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Ferric Chelate Reductase Activity in Roots of Two Annona Species as Affected by Iron Nutrition
- Ojeda, Maritza, Schaffer, Bruce, Davies, Frederick S.
- HortScience 2003 v.38 no.6 pp. 1104-1107
- Annona muricata, apples, chlorophyll, chlorosis, habitats, hydroponics, iron, leaves, nutrient content, nutrient deficiencies, nutrient solutions, plant growth, roots, seedlings, soursops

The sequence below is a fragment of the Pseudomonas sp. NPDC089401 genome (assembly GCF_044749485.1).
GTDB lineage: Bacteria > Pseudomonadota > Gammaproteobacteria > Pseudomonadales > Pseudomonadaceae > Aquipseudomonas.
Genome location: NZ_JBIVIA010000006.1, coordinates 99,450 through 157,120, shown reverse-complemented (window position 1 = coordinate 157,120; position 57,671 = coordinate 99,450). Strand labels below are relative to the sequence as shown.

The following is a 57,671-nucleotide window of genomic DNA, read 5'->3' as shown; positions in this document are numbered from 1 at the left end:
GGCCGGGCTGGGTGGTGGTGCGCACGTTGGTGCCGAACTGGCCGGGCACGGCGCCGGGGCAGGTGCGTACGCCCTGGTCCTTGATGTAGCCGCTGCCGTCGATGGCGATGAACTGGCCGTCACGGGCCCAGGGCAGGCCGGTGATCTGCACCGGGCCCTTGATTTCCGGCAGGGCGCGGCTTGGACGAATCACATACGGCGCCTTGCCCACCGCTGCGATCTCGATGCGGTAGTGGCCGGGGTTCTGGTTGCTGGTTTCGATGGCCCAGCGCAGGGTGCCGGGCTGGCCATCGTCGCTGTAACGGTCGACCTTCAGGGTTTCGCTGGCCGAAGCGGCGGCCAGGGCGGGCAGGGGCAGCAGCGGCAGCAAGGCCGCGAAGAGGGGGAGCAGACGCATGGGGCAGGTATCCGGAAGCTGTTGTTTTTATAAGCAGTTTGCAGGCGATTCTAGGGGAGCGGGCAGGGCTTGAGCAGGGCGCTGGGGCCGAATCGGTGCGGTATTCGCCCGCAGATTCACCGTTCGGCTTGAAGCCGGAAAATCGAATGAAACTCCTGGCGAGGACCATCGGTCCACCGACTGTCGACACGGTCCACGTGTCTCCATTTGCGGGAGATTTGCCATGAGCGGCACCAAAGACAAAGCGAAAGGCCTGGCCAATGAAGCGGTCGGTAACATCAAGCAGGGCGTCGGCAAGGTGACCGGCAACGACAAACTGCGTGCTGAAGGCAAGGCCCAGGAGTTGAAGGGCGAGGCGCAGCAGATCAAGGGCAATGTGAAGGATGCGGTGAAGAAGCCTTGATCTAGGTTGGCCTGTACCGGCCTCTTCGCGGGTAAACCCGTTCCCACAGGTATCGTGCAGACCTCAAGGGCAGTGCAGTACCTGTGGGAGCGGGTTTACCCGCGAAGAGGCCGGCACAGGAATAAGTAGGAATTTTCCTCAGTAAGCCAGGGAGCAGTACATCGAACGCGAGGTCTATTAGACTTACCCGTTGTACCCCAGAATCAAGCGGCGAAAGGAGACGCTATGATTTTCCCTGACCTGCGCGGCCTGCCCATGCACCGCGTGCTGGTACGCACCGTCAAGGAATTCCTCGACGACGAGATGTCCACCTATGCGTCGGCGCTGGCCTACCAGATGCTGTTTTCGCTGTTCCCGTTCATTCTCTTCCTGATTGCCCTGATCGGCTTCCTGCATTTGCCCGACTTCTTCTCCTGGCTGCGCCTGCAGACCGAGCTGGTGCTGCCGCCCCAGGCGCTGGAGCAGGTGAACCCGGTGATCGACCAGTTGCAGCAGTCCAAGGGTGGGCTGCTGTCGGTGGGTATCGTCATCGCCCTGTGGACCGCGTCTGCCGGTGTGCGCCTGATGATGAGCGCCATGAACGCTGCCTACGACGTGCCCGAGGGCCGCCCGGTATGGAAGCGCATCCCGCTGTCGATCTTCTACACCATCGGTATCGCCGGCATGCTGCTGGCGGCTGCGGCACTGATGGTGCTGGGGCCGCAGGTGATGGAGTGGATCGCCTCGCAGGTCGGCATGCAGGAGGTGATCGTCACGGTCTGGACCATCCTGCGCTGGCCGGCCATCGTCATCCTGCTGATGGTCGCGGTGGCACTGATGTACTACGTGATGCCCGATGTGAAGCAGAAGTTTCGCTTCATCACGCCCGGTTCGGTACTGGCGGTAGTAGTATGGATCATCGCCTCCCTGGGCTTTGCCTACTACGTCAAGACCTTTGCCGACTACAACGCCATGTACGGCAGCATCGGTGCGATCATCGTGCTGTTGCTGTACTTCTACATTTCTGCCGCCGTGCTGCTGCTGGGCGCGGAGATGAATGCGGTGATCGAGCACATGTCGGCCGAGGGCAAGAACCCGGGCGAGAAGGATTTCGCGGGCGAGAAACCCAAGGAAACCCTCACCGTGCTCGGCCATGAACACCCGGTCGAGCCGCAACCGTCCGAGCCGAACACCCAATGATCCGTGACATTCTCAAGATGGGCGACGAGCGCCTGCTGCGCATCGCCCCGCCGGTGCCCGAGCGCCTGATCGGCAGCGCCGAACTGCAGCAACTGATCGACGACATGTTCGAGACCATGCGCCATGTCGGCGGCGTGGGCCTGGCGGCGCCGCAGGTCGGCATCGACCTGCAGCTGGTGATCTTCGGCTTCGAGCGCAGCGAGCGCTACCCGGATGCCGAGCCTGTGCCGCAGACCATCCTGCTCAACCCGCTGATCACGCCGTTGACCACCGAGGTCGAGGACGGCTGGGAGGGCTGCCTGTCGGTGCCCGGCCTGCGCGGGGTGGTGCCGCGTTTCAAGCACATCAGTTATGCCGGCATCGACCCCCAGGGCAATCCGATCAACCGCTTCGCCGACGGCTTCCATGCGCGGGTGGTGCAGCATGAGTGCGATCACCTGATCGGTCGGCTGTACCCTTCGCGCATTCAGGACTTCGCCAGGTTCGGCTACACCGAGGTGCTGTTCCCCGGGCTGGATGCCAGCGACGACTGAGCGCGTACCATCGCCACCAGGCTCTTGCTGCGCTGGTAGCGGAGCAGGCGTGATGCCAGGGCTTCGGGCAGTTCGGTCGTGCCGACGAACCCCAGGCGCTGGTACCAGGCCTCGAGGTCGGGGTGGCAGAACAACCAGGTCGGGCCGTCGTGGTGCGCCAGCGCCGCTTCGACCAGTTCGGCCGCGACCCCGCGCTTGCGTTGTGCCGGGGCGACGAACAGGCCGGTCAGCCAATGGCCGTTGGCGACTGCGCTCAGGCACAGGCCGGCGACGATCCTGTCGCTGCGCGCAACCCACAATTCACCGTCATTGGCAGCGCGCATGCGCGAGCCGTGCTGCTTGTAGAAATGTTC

- Root ferric chelate reductase (FCR) activity in Annona glabra L. (pond apple), native to subtropical wetland habitats and Annona muricata L. (soursop), native to non-wetland tropical habitats, was determined under Fe-sufficient and Fe-deficient conditions. Four-month-old seedlings of each species were grown hydroponically in a complete nutrient solution containing 90 μm Fe or no Fe. The degree of tolerance of Fe deficiency was evaluated by measuring root FCR activity, chlorophyll and Fe concentration in recently matured leaves and plant growth. Root FCR activity was higher in soursop than in pond apple in the nutrient solution with Fe. However, there were no differences in root FCR activity between species under Fe-deficient conditions. Root FCR activity in pond apple and soursop was not induced in the absence of Fe. Leaf chlorophyll index and Fe concentration, and dry weights of pond apple were lower when plants were grown without Fe compared to plants grown with Fe. Leaves of pond apple grown without Fe became chlorotic within 3 weeks. Lack of Fe decreased the chlorophyll index and Fe concentration in young leaves less in soursop than in pond apple. In contrast, the Fe level in the nutrient solution had no effect on dry weights of soursop. The rapid development of leaf chlorosis and low FCR activity of pond apple may be due to its native origin in wetland areas where there is sufficient soluble Fe for plant growth and development.